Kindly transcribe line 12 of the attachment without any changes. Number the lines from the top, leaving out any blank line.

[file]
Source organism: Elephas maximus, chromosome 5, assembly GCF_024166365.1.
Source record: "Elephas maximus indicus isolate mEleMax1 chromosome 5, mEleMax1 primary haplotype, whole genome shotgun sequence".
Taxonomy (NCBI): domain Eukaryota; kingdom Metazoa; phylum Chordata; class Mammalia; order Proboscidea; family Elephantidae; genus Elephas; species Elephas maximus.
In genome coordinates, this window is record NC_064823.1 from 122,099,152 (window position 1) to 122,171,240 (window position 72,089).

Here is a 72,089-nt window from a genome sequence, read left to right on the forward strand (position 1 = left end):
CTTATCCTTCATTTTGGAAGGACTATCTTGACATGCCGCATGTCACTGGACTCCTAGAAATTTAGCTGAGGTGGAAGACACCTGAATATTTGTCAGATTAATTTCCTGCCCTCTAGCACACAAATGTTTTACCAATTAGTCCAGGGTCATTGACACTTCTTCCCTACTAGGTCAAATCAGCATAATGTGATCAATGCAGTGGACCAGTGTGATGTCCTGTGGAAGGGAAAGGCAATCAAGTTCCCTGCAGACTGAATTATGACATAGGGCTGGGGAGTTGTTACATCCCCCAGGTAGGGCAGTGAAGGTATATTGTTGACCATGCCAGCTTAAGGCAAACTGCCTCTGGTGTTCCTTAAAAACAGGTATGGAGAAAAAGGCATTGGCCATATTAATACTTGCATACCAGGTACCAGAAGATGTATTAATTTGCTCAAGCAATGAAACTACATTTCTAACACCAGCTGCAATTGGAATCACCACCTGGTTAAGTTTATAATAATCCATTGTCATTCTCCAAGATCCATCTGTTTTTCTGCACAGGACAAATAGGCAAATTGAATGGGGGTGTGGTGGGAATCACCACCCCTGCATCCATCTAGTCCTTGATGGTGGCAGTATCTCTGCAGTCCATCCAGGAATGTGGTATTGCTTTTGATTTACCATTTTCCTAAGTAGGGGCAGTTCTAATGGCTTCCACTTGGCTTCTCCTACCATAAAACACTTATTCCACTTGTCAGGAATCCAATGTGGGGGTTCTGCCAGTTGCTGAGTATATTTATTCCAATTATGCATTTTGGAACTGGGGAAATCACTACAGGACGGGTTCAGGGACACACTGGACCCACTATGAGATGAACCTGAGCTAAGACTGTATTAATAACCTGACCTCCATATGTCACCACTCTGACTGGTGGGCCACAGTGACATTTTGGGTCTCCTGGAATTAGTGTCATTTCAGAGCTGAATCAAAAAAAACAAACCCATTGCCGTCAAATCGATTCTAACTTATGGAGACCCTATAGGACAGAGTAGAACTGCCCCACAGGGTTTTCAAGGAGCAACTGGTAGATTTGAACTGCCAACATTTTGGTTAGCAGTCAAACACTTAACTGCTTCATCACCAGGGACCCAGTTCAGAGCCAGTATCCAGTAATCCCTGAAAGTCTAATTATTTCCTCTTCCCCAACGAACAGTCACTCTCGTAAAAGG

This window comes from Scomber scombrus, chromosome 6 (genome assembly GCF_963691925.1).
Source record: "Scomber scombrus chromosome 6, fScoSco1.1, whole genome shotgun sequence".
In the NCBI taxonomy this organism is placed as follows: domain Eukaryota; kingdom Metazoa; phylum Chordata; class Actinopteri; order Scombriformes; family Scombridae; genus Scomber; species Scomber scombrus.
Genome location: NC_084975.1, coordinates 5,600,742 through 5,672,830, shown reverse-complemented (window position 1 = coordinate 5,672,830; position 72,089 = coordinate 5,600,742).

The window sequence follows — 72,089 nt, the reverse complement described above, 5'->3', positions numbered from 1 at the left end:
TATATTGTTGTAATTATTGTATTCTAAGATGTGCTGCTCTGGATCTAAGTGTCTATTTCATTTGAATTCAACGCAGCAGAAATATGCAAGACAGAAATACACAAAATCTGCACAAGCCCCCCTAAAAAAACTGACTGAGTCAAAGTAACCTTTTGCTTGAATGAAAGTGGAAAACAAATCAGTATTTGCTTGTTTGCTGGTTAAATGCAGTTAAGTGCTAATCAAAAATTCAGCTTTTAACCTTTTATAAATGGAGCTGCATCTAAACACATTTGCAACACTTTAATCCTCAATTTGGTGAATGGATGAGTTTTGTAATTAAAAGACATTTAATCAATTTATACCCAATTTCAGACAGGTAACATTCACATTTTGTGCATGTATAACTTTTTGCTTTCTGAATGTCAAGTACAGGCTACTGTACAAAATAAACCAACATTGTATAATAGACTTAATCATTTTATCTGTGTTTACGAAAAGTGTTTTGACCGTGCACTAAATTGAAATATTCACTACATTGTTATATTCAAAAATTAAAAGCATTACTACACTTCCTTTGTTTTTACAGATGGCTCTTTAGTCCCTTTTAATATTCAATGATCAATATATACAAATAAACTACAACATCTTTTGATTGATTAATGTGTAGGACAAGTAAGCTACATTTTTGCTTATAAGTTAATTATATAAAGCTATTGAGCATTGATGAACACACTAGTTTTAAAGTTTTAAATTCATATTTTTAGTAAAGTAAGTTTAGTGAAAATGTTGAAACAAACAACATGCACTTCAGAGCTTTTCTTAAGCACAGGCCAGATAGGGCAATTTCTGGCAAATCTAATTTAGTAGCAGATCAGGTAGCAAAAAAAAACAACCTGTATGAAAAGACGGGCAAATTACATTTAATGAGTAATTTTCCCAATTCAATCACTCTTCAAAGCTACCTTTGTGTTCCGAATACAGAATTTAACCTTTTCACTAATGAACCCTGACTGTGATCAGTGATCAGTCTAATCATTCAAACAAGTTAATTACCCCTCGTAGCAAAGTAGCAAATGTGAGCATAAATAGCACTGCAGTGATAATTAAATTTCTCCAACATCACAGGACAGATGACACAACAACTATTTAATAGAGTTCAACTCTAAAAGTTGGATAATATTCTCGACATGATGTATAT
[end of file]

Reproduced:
TATATTGTTGTAATTATTGTATTCTAAGATGTGCTGCTCTGGATCTAAGTGTCTATTTCATTTGAATTCAACGCAGCAGAAATATGCAAGACAGAAATACACAAAATCTGCACAAGCCCCCCTAAAAAAACTGACTGAGTCAAAGTAACCTTTTGCTTGAATGAAAGTGGAAAACAAATCAGTATTTGCTTGTTTGCTGGTTAAATGCAGTTAAGTGCTAATCAAAAATTCAGCTTTTAACCTTTTATAAATGGAGCTGCATCTAAACACATTTGCAACACTTTAATCCTCAATTTGGTGAATGGATGAGTTTTGTAATTAAAAGACATTTAATCAATTTATACCCAATTTCAGACAGGTAACATTCACATTTTGTGCATGTATAACTTTTTGCTTTCTGAATGTCAAGTACAGGCTACTGTACAAAATAAACCAACATTGTATAATAGACTTAATCATTTTATCTGTGTTTACGAAAAGTGTTTTGACCGTGCACTAAATTGAAATATTCACTACATTGTTATATTCAAAAATTAAAAGCATTACTACACTTCCTTTGTTTTTACAGATGGCTCTTTAGTCCCTTTTAATATTCAATGATCAATATATACAAATAAACTACAACATCTTTTGATTGATTAATGTGTAGGACAAGTAAGCTACATTTTTGCTTATAAGTTAATTATATAAAGCTATTGAGCATTGATGAACACACTAGTTTTAAAGTTTTAAATTCATATTTTTAGTAAAGTAAGTTTAGTGAAAATGTTGAAACAAACAACATGCACTTCAGAGCTTTTCTTAAGCACAGGCCAGATAGGGCAATTTCTGGCAAATCTAATTTAGTAGCAGATCAGGTAGCAAAAAAAAACAACCTGTATGAAAAGACGGGCAAATTACATTTAATGAGTAATTTTCCCAATTCAATCACTCTTCAAAGCTACCTTTGTGTTCCGAATACAGAATTTAACCTTTTCACTAATGAACCCTGACTGTGATCAGTGATCAGTCTAATCATTCAAACAAGTTAATTACCCCTCGTAGCAAAGTAGCAAATGTGAGCATAAATAGCACTGCAGTGATAATTAAATTTCTCCAACATCACAGGACAGATGACACAACAACTATTTAATAGAGTTCAACTCTAAAAGTTGGATAATATTCTCGACATGATGTATAT